Single‐Step Method of Total RNA Isolation by Guanidine–Phenol Extraction

Abstract

The original single‐step method is the first procedure to isolate purified total ribonucleic acid (RNA) from a variety of sources including tissues and cells from human, animal, plant, yeast, bacterial and viral origins, without the requirement of high‐speed ultracentrifugation. This method is based on liquid‐phase separation resulting in sequestration of pure RNA into the aqueous phase. RNA is precipitated from the aqueous phase, dissolved, reprecipitated and washed with alcohol before the final solubilisation step. The entire procedure can be completed in less than 4 h and it provides RNA that is suitable for many sensitive downstream applications such as RNase protection assays, northern blotting, RNA sequencing studies and reverse transcription‐polymerase chain reaction. This pioneering methodology has served as the impetus for the development of newer and improved RNA extraction methodology that now enables investigators to extract and purify RNA in less than 60 min. Some of these newer methods do not require a halogenated organic solvent, or combine the single‐step method with column purification of the RNA.

Key Concepts

  • Enzymes within living cells rapidly degrade RNA after a tissue sample is removed from the donor. To prevent RNA degradation, tissue samples that cannot be immediately processed must be rapidly frozen with dry ice or liquid nitrogen and stored frozen at −80°C until the RNA can be extracted.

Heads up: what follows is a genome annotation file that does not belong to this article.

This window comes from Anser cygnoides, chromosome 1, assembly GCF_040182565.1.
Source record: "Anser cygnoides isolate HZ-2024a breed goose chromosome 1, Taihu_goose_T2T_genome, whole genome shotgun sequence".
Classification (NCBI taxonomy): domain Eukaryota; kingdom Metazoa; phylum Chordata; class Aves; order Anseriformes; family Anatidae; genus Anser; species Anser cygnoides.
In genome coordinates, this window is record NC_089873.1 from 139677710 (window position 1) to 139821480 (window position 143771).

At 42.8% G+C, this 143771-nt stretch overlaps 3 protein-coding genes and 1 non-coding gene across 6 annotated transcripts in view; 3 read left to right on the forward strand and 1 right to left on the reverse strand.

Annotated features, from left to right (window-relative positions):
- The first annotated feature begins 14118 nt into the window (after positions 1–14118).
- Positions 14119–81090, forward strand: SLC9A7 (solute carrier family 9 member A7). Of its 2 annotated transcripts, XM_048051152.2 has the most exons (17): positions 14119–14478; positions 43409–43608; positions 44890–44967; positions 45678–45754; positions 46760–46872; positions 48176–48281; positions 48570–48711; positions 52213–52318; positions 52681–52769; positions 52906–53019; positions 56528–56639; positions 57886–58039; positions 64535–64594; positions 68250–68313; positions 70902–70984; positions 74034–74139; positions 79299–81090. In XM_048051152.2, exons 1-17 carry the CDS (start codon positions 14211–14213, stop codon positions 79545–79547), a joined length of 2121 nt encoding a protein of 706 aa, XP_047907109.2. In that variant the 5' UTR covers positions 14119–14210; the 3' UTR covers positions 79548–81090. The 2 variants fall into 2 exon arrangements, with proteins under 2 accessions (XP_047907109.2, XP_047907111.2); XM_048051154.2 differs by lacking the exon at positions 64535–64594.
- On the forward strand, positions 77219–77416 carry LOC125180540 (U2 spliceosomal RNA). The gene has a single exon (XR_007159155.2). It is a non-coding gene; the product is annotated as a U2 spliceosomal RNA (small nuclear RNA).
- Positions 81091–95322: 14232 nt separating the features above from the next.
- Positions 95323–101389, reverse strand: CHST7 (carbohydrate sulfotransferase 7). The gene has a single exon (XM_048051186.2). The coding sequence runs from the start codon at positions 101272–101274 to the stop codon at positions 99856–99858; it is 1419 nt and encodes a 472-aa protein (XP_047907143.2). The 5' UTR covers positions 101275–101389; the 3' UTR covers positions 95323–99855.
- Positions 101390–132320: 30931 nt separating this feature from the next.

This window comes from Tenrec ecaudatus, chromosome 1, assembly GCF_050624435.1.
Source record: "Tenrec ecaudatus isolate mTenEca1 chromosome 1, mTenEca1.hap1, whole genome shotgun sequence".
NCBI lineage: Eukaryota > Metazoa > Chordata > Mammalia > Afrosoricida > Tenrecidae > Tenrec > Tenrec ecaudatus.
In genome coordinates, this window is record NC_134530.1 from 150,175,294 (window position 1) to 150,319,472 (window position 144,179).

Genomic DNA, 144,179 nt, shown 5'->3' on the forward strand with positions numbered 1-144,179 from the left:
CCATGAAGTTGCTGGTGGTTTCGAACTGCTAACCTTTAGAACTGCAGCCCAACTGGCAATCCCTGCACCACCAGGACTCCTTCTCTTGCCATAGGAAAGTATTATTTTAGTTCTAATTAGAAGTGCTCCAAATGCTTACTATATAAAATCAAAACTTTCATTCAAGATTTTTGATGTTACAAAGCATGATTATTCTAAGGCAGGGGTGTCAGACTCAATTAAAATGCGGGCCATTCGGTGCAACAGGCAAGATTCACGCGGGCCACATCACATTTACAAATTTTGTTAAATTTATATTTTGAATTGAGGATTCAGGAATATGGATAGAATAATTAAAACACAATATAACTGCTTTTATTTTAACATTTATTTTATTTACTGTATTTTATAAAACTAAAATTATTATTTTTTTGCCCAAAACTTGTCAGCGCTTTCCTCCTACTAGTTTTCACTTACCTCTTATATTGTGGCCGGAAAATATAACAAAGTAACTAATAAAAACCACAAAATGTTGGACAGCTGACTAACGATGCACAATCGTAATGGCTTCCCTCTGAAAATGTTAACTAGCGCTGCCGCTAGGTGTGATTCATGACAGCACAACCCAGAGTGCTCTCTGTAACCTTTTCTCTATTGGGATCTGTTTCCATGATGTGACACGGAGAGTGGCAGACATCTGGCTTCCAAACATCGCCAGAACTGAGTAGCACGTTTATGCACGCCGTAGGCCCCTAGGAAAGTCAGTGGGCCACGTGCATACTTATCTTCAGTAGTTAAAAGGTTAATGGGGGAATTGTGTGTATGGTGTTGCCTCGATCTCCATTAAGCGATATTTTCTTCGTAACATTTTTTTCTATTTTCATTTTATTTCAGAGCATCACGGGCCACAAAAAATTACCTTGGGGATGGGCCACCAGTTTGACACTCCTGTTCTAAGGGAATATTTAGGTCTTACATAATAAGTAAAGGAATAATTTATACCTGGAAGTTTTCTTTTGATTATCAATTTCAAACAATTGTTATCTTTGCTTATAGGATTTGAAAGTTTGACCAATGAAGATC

• At the time of RNA extraction, frozen cells or tissues must be immersed in the denaturing solution and rapidly homogenised before the tissue thaws in order to inactivate RNAse and avoid RNA degradation.
  • The quality of the recovered RNA is dependent on a delicate balance of salt concentration and optimal pH. Overloading the extraction solution with too much tissue or diluting the denaturing solution beyond what is specified in the protocol will impact the quality of the resulting RNA.
  • The extraction of RNA from samples that have a high buffering capacity, such as blood, plasma or tissue culture medium, requires greater care in order to maintain optimal salt balance and pH control.
  • Overdrying of the RNA pellets will degrade RNA and impede RNA solubilisation.
  • RNA should be solubilised at a concentration that will be appropriate for meaningful spectrophotometric quantitation as well as subsequent downstream molecular biology applications.
  • Enzymes that are involved in RNA degradation are ubiquitous and special care must be taken to avoid RNAse contamination during RNA solubilisation and storage.

Keywords: ribonucleic acid; single‐step method; liquid‐phase separation; total RNA isolation

Figure 1. The bioanalyser separation profile of rat liver RNA isolated by the single‐step method. The beginning of the separation is noted by the appearance of the marker (M). The capillary electrophoretic separation begins with low molecular weight transfer RNA (t‐RNA) and small RNA species, followed by the larger 18 and 28S ribosomal RNA peaks and unprocessed ribosomal precursor molecules and nuclear RNA (large RNA). Messenger RNA is diffusely spread throughout the entire separation profile and it ranges in size from 0.3 to 16 kb, but it only constitutes approximately 5% of the total RNA in the sample.
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References

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Further Reading

Banerjee S, Smallwood A, Chambers AE and Nicolaides K (2003) Quantitative recovery of immunoreactive proteins from clinical samples following RNA and DNA isolation. BioTechniques 35: 450–456.

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Chomczynski, Piotr, Wilfinger, William, and Mackey, Karol(Oct 2017) Single‐Step Method of Total RNA Isolation by Guanidine–Phenol Extraction. In: eLS. John Wiley & Sons Ltd, Chichester. http://www.els.net [doi: 10.1002/9780470015902.a0003799.pub3]